Coronavirus

Coronavirus: Know your rights

There’s been a lot of confusion around the changing coronavirus rules. How are the rules changing as of 30 November? What can the police do? What can we do if we’re questioned, fined or arrested? Our coronavirus advice and information hub has you covered.

To help deal with the public health emergency caused by coronavirus, the Government has made restrictions which have affected the way we live our lives. The rules continue to change regularly and at short notice.

There have been a lot of confusing and contradictory messages about the rules. Many people are unsure about what is and what isn’t allowed.

To help clear this up, we’ve created an explainer of what you can and can’t do.

The below regulations only apply in England. Different rules apply in Wales, Scotland, and Northern Ireland.

What are the current Coronavirus rules?

We have produced a brief explanation of the main Coronavirus rules in place in England. See our in-depth articles for more information.

Face coverings / face masks

You are required to wear face masks on public transport and in a lot of indoor public settings. It is a criminal offence if you do not comply with this requirement, and you may be given a Fixed Penalty Notice of £200 for a first offence (this will be reduced to £100 if you pay within 14 days). This amount will double for a second offence to £400. It doubles again for a third offence to £800. This continues to £6,400 for a sixth offence.

There are exceptions for children aged 10 or younger, people who cannot put on, wear or remove a face covering because of a physical or mental illness, impairment, or disability, and where the putting on, wearing or removing a face covering will cause severe distress. Certain officials are also exempt, as are employees when they are not in a public facing area.

For full details on the new rules, see our face coverings page.

Self-isolation

On 28 September 2020, regulations came into force for people who have tested positive for coronavirus and their contacts. These are currently still in effect. They were briefly strengthened in relation to the Omicron variant, but have now been relaxed again.

You can find our article on self-isolation here.

If you are notified by NHS Test and Trace that you have tested positive, you are required to self-isolate in your home (or certain other permitted locations) for 10 days and are only allowed to leave that place during that period where certain exceptions apply.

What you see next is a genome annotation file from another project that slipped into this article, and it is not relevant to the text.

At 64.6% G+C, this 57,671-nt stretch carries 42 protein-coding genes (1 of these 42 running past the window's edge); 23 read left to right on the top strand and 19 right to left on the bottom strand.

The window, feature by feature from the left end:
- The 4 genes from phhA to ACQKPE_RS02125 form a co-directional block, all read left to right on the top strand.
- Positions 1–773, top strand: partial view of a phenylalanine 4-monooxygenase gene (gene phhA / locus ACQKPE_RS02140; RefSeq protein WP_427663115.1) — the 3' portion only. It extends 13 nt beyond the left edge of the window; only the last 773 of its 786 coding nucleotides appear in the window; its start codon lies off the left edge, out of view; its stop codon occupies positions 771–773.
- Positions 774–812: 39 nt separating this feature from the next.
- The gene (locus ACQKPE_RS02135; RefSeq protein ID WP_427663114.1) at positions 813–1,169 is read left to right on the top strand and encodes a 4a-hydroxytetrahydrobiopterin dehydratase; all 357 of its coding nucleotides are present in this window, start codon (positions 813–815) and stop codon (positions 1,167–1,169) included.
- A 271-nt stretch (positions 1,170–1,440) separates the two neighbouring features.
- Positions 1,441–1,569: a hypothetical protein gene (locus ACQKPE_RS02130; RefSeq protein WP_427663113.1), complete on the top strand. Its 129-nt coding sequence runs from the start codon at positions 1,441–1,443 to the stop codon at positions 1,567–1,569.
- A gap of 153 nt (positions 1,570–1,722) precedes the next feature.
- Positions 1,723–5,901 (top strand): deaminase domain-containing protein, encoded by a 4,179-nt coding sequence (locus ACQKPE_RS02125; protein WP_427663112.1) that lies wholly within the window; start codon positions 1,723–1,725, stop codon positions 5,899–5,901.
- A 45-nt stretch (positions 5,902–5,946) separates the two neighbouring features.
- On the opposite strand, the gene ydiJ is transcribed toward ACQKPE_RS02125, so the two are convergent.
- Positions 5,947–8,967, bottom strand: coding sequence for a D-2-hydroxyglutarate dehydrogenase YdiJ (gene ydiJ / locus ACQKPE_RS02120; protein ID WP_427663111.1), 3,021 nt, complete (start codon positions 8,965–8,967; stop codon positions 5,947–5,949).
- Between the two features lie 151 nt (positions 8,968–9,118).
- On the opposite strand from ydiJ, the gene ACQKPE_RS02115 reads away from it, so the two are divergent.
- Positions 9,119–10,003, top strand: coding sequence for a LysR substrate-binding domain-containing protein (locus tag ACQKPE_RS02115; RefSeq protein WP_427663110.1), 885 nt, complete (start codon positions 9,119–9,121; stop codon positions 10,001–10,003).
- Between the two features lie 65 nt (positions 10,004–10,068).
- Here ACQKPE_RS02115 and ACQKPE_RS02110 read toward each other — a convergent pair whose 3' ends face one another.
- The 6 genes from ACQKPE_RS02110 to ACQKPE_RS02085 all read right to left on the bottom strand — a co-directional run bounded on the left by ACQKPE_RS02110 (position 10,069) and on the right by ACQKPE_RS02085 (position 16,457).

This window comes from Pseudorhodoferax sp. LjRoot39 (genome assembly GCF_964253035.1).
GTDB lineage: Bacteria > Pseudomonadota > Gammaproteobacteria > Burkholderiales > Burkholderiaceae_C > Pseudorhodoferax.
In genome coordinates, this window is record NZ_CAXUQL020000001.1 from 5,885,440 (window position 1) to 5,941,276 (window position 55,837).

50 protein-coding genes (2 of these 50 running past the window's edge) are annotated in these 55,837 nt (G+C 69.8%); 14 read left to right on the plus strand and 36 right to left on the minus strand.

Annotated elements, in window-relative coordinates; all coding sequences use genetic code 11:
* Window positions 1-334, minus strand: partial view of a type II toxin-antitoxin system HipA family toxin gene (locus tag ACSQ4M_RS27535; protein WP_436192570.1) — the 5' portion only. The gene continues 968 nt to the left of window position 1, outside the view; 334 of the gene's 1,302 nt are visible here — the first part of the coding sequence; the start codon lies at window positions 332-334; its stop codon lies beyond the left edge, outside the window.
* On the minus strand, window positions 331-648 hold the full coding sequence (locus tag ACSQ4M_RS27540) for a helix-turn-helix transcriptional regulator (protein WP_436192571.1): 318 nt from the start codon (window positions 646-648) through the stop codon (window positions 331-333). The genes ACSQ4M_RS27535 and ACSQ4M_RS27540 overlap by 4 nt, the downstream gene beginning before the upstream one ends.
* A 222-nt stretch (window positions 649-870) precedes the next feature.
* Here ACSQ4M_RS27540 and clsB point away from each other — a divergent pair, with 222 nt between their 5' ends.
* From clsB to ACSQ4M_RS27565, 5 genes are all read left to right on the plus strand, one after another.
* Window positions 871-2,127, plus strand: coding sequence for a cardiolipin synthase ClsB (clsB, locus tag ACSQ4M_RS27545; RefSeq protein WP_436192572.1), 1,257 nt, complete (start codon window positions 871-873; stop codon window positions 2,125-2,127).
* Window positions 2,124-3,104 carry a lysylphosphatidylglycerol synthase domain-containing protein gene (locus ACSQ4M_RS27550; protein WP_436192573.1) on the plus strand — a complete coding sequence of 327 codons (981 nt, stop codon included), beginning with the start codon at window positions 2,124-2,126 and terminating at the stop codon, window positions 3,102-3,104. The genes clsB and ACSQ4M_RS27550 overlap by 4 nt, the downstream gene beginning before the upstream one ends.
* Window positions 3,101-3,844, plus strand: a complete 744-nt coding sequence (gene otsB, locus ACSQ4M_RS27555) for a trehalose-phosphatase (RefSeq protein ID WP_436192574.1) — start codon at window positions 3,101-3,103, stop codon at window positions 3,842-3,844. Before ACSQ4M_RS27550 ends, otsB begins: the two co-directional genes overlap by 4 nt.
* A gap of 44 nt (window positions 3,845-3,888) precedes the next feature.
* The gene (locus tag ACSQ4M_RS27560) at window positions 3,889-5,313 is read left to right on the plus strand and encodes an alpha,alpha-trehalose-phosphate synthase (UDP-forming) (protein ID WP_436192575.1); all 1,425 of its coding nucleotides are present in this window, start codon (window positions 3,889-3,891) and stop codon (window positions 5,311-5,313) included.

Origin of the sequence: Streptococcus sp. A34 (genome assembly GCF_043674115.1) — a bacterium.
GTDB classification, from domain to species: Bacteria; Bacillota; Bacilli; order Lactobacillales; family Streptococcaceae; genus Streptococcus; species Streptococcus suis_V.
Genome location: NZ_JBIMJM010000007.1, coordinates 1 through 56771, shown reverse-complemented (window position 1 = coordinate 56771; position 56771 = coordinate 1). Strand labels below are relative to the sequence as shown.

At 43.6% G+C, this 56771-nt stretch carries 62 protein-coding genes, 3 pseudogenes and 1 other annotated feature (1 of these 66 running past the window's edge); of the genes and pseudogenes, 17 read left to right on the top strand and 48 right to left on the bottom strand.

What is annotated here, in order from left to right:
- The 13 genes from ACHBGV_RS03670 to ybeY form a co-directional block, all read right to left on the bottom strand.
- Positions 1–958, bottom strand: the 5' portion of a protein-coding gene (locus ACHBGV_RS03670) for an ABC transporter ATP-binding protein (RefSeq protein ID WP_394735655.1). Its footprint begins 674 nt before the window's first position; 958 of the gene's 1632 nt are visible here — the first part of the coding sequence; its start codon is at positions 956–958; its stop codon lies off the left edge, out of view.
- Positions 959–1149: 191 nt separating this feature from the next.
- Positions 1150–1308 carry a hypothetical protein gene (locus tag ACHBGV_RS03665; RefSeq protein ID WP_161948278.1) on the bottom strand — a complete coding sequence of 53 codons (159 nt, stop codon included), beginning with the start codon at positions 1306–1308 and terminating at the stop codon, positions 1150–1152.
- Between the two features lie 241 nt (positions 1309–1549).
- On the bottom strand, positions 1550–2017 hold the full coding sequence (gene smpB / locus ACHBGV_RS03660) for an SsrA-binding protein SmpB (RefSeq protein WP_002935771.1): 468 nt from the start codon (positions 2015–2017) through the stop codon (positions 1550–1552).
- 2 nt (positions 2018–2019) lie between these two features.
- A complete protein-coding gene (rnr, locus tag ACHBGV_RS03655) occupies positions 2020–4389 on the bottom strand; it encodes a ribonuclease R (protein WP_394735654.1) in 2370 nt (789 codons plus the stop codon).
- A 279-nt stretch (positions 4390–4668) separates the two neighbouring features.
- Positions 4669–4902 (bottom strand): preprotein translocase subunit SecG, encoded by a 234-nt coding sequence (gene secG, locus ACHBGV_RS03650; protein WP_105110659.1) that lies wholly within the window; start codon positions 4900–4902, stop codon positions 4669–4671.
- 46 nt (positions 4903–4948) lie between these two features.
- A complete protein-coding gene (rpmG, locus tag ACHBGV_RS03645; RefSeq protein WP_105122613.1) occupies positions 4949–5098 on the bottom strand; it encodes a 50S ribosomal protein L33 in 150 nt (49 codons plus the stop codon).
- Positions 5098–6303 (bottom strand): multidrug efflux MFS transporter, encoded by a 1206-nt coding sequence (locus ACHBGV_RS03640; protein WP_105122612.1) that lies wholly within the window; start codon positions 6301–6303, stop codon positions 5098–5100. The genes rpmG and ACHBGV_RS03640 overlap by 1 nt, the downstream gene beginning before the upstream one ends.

Government guidance has since stated that this can be reduced to five days for either vaccinated or unvaccinated people, if the person takes lateral flow tests on days four and five and tests negative in both of these.

If you are notified by NHS Test and Trace that you have been in contact with someone who has tested positive, and you are not fully vaccinated, you are required to self-isolate in your home (or certain other permitted locations) for 10 days and are only allowed to leave that place during that period where certain exceptions apply.

If you are notified by NHS Test and Trace that you have been in contact with someone who has tested positive, and you are fully vaccinated, then you are not generally required to self-isolate, but you are advised to take a PCR test.

It is a criminal offence to break these rules and you can be given a fine of £1,000 for your first offence.

Travelling into England

If you have travelled to England from a red list country, there are strict requirements, including taking a coronavirus test before you arrive in the UK and staying a “quarantine hotel” when you do arrive. However, there are currently no countries on the red list. See here for further information.

If you have travelled from a non-red list country, the requirements are different depending on whether you have been vaccinated or not.

If you are fully vaccinated and are travelling to the UK from a non-red list country, you need:

  1. to fill out a passenger locator form
  2. carry evidence of your vaccination status
  3. book and take a ‘Day 2’ PCR test when you return.

You do not need to initially self-isolate. However, if you test positive you must self-isolate according to the normal self-isolation rules above. You do not need to book or take a ‘Day 8’ test.

If you are not fully vaccinated and are travelling to the UK from a non-red list country, then you are required to:

  1. take a coronavirus test before you arrive in the UK,